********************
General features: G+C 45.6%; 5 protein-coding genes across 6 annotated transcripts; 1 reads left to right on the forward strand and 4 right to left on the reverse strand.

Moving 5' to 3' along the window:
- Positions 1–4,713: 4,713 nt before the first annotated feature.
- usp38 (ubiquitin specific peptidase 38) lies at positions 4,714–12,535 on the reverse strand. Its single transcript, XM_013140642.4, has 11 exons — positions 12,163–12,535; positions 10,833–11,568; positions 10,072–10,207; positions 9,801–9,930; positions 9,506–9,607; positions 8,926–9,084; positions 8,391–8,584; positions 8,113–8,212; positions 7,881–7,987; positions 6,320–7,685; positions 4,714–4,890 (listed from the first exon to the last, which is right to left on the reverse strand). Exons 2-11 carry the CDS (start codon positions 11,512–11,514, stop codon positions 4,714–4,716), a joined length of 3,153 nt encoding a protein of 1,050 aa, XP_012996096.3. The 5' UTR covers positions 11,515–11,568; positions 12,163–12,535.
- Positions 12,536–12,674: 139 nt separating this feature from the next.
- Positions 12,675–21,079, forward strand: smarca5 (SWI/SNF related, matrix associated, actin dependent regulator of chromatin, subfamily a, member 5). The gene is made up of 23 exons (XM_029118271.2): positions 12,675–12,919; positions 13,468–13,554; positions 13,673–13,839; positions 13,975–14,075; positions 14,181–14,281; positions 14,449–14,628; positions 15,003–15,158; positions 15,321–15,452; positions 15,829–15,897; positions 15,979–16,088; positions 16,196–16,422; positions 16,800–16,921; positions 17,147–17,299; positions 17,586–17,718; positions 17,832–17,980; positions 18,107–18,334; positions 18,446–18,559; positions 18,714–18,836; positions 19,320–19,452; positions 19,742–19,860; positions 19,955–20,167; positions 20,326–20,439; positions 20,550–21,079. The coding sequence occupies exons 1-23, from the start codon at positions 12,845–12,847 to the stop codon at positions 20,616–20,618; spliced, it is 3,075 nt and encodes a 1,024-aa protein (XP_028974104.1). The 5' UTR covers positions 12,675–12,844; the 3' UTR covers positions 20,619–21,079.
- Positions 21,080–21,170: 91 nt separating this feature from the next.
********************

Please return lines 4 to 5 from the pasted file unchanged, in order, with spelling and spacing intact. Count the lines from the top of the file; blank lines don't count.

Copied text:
- usp38 (ubiquitin specific peptidase 38) lies at positions 4,714–12,535 on the reverse strand. Its single transcript, XM_013140642.4, has 11 exons — positions 12,163–12,535; positions 10,833–11,568; positions 10,072–10,207; positions 9,801–9,930; positions 9,506–9,607; positions 8,926–9,084; positions 8,391–8,584; positions 8,113–8,212; positions 7,881–7,987; positions 6,320–7,685; positions 4,714–4,890 (listed from the first exon to the last, which is right to left on the reverse strand). Exons 2-11 carry the CDS (start codon positions 11,512–11,514, stop codon positions 4,714–4,716), a joined length of 3,153 nt encoding a protein of 1,050 aa, XP_012996096.3. The 5' UTR covers positions 11,515–11,568; positions 12,163–12,535.
- Positions 12,536–12,674: 139 nt separating this feature from the next.